Hello all! I’ve been in Montevideo, Uruguay since May 9th, not including a week in Argentina attending activities with local scholars and fellow grad students at NYU’s Buenos Aires campus. My first week in Montevideo was spent conducting preliminary fieldwork and setting up interviews with members of a long list of organizations to discuss the political and social dimensions of the Ley de Caducidad (Expiry Law), a controversial 1986 law that extends legal immunity to the Uruguayan armed forces for crimes committed during the country’s 1973-85 civic-military dictatorship. Thanks to wonderful help from activist Andrea Caraballo and journalist/professor Lawrence Weschler in New York, I have been able to contact members of a number of groups that form the Coordinadora Nacional por la Anulación de la Ley de Caducidad, the umbrella coalition that is campaigning to annul the law via national referendum on October 25th.
So far, I have interviewed the secretary of Amnesty International Uruguay and will speak to the last AI president about the organization’s role in the political mobilization to collect signatures. I also plan to speak to the PIT-CNT, the national labor union that helped initiate the campaign for signatures, the Latin America Coordinator at SERPAJ (Servicio Paz y Justicia Uruguay), active in a prior unsuccessful 1989 campaign to repeal the Ley de Caducidad, academic experts like Marcelo Viñar, Alvaro Rico, Hugo Achugar, and journalists Natalia Castelgrande, Alberto Silva, Roger Rodriguez, and Eduardo Galeano. Interviews with smaller and lesser-known activist groups that are active in the current campaign have yielded very interesting conversations about the nature of political change in Uruguay and national identity. Two groups, Conbronca, a collective of digital artists and filmmakers, and Contraimpunidad, a small organization of activists interested in human rights in Mexico, are made up primarily of young Uruguayans who have no personal memory of the dictatorship themselves, but are actively trying to preserve and transmit the memory of state repression to their own generation. On May 20, I participated in the annual Marcha de Silencio, held every year in homage to Uruguay’s disappeared. There I had the chance to interview younger members of the PVP (Partido por la Victoria del Pueblo), one of the political parties most harshly repressed during the dictatorship, as well as two former political prisoners who I hope to speak to more in depth. In the next two weeks, I hope to visit important memory sites in Montevideo, develop a specific questionnaire to be completed by my interview subjects, and make contact with politicians and military figures on the other side of the debate. I’ve also created an experimental research blog for my project – it’s informal and I’m still figuring out how it should function (travel journal/news/analytical/hybrid?), but it would be great to have feedback from other students as my research progresses and inevitable challenges present themselves: http://memoryinmontevideo.blogspot.com/ Thanks!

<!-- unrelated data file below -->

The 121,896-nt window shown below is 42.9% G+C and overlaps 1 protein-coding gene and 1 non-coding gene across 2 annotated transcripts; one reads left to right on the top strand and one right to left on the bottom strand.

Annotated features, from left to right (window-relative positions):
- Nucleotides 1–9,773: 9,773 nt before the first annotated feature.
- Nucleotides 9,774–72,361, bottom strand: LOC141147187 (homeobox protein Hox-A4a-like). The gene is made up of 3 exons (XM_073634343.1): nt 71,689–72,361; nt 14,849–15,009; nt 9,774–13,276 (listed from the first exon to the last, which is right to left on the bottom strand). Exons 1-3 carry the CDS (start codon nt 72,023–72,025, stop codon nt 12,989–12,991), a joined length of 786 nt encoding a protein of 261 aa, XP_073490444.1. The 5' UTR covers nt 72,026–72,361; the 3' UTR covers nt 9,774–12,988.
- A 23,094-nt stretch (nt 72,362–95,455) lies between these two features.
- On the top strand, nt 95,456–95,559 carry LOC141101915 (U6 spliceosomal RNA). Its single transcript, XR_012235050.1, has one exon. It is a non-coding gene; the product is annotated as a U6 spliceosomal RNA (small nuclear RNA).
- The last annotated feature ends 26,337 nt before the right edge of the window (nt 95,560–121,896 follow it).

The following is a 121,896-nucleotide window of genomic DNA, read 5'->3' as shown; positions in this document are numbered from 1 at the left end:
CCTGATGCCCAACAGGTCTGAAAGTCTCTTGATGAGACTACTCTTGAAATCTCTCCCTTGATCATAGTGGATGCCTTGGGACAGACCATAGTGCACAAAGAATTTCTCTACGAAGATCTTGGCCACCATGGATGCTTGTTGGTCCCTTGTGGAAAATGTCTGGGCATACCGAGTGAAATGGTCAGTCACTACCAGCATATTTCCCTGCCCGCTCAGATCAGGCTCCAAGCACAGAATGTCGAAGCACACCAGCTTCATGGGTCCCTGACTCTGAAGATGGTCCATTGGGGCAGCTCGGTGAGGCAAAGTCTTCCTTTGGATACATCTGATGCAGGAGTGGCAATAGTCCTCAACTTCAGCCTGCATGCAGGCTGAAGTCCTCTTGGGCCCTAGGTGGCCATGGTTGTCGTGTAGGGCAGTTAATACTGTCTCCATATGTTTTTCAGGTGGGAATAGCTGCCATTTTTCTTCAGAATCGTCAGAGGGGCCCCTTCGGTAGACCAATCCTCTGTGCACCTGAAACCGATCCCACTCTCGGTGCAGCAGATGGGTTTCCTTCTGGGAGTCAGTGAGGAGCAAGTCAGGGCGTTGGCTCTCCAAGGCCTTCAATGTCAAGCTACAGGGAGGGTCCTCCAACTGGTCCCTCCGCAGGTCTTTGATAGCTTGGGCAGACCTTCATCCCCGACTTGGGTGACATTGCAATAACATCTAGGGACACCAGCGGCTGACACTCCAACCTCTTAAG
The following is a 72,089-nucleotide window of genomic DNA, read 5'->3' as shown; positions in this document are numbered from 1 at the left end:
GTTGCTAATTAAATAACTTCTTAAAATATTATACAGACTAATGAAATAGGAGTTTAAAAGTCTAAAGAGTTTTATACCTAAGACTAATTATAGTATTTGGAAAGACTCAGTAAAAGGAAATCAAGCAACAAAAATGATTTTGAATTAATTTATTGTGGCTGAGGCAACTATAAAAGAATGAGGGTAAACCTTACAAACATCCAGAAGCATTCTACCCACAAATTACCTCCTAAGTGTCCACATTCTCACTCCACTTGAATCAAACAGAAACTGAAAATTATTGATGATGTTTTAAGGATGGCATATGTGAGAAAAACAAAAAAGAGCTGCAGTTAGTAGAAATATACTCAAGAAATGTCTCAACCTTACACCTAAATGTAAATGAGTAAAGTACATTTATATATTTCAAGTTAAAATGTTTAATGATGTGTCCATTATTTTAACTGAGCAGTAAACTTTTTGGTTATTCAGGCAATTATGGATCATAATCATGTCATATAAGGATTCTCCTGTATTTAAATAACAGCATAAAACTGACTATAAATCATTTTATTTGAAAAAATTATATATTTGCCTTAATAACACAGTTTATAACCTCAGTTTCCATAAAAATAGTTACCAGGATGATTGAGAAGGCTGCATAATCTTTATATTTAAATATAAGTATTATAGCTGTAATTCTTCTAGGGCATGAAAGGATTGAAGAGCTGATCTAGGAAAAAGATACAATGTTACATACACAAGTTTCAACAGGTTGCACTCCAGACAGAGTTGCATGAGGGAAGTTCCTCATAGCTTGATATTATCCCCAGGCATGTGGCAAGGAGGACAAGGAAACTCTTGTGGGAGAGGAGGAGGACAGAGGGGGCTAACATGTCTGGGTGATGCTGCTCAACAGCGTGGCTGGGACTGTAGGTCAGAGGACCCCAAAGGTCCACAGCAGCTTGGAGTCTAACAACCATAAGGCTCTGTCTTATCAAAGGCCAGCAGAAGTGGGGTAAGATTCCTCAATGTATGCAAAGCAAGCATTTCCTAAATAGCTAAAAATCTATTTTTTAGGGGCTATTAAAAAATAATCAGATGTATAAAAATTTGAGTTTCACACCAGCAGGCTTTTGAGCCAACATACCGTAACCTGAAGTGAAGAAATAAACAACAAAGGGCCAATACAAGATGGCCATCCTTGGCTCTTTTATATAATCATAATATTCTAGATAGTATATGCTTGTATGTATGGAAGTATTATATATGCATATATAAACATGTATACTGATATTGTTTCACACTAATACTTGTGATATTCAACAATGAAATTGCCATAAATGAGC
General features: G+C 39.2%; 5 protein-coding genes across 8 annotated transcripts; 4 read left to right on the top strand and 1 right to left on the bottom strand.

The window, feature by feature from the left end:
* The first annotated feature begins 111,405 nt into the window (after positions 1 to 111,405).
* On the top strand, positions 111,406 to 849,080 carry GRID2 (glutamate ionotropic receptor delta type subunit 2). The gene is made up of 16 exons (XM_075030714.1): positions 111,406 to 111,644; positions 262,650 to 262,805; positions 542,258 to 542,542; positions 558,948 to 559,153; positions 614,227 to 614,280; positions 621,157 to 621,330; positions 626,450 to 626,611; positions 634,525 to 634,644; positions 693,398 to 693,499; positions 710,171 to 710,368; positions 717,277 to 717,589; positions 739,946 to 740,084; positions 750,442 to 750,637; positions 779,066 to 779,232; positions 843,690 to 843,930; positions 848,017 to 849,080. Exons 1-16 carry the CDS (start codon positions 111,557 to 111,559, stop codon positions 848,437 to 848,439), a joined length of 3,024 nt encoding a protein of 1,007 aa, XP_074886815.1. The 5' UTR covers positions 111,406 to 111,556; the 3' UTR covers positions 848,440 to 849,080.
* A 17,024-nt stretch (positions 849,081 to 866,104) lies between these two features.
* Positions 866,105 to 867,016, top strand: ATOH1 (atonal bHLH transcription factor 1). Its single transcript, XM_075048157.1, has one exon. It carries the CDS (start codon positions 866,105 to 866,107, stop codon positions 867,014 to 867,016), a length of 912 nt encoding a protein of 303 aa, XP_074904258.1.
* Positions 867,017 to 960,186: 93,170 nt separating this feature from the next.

MA Candidate, CLACS